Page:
The Murder at Shabdo:

AIPWA Investigation Report on killing of Sarita and Mahesh Kant

[On 26 January, two development workers, Sarita and Maheshkant, were shot dead in Shabdo village. Sarita had begun her activist career as a cultural worker of the CPI(ML). She later joined the NGO sector, and at the time of her murder, was the Convenor of the Institute for Research and Action(IRA), an affiliate of Action Aid. Following the murder, the CPI(ML) called for a Gaya-Jehanabad bandh on 27 January. AIPWA Vice-President Comrade Saroj Chaube, and Comrade Rajaram Singh, deputy leader of CPI(ML) legislature party in Bihar Assembly along with activists of Jan Sanskriti Manch also joined the solidarity march to Shabdo on 12 February. A joint investigation team of CPI(ML) and AIPWA, comprising Meena Tiwari, CC member of CPI(ML) and Vice President of AIPWA, Saroj Chaube, CC Member and National Secretary of AIPWA, Niranjan Paswan, Secretary of Gaya District Committee of CPI(ML), and Ratan Kumar Singh, Advocate, visited Shabdo and Raja Bigha villages. Here, we carry excerpts from the fact-finding report along with some comments on the ongoing project work initiated by Sarita at Shabdo.]

The Murder

Shabdo is a village about 3 km from Fatehpur block of Gaya district in Bihar. There are only Yadav households in this village, around 40 in number, all from the same family. None of them is landless, and each family possesses anything between 2 bighas to 12-13 bighas of land. The Institute for Research and Action (IRA), an affiliate of Action-Aid India, came to this village 4 years back. Mahesh Kant and Sarita were respectively the Convenor and Secretary of the IRA and were frequent visitors to the village. They lived at the village for one month, but later moved to the premises of the Bihar Education Project at Fatehpur block.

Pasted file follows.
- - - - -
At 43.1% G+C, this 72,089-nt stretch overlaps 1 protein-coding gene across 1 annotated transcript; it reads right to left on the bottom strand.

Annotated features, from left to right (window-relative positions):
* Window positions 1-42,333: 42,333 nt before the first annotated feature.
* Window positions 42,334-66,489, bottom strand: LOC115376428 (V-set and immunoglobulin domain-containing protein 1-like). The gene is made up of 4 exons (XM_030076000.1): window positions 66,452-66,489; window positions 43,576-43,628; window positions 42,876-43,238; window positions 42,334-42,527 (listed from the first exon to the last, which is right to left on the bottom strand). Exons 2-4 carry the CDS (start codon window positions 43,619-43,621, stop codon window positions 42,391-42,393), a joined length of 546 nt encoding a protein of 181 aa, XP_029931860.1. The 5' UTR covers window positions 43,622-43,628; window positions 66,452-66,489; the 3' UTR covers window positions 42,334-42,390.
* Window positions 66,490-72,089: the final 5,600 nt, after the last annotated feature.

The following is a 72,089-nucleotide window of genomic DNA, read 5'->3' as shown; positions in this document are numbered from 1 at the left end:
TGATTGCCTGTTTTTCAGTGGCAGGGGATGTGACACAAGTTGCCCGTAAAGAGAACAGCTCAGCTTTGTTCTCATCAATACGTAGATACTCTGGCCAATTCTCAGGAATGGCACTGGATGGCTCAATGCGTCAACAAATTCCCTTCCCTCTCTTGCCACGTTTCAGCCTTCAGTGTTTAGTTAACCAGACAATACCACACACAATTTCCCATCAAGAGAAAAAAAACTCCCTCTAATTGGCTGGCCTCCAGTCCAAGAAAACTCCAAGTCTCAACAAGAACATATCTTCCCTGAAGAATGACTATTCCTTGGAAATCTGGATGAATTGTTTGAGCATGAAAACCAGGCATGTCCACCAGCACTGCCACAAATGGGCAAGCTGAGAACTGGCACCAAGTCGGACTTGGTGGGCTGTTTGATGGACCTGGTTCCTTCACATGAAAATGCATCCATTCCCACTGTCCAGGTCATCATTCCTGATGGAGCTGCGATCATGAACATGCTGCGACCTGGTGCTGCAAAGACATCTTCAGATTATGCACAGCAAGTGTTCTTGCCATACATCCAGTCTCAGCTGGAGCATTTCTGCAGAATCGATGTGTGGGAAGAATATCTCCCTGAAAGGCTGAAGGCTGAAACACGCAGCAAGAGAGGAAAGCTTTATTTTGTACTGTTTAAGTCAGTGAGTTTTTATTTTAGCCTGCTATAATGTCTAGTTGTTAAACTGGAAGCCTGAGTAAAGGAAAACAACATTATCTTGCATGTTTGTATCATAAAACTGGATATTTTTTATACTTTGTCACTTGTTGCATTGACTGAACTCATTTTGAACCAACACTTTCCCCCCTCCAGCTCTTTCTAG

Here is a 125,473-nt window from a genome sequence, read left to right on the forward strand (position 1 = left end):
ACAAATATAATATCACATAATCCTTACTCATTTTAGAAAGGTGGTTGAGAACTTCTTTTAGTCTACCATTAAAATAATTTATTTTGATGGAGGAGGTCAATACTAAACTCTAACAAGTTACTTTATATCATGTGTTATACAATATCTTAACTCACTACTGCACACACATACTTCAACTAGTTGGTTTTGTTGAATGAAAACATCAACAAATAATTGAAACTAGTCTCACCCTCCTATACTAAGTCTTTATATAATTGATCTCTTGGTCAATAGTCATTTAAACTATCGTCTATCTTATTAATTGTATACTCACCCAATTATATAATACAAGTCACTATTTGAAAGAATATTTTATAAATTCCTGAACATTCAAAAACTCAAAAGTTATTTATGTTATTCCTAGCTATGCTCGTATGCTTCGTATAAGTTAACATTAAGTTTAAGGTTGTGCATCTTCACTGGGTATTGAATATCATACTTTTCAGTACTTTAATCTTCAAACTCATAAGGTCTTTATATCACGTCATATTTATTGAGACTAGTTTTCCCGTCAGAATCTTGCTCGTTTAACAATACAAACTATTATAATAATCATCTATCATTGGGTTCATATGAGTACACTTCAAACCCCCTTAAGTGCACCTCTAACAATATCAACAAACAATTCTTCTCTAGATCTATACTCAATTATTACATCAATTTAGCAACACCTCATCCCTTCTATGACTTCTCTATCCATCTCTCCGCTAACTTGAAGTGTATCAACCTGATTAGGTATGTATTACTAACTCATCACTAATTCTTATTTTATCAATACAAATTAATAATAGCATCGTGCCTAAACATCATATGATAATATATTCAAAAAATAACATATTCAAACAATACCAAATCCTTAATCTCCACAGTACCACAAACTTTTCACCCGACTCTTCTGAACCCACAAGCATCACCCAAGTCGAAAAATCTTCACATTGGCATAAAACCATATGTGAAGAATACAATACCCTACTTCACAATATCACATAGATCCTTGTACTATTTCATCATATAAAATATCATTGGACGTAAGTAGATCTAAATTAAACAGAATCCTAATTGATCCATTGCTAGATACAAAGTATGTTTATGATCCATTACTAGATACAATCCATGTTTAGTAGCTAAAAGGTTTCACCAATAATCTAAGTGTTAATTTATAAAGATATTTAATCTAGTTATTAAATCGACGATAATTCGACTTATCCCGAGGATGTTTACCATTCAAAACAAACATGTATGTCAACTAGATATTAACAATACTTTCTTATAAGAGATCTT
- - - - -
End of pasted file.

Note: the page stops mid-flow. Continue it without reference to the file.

On 24 January, Sarita and Mahesh had been busy preparing for the Republic Day celebrations in Shabdo village. After dinner, they left the village on a motor cycle for Fatehpur. After a while the villagers at Shabdo heard two gun shots and ran up to the spot only to find both Sarita and Mahesh lying dead by the road side. No one came to the spot from the nearby Jamheta and Raja Bigha villages. The villagers from Shabdo stayed at the spot till 1 am in the night when the administration people came and took the bodies.

A Trail of Murders

There are several threads that lead up to the murder of the two young people. All of them involve clashes of local vested interests and the nexus of criminals with politicians and power lobbies.


IRA’s Work in Shabdo

Sarita and Mahesh, as well as their organisation IRA, registered in 2000, was involved in reviving the ahar-pyne system of traditional water harvesting. Their most remarkable achievement was to inspire the people of Shabdo with a spirit of cooperative farming, and to get villagers to volunteer for shramdaan. Shabdo was selected by IRA to be developed as a model village. Perhaps what made it a suitable choice for IRA was the fact that it had fewer social contradictions than most villages in Bihar. For one, all the households were exclusively Yadavs of the same kin, for another, none were landless labourers, and there had been no significant land disputes or struggles.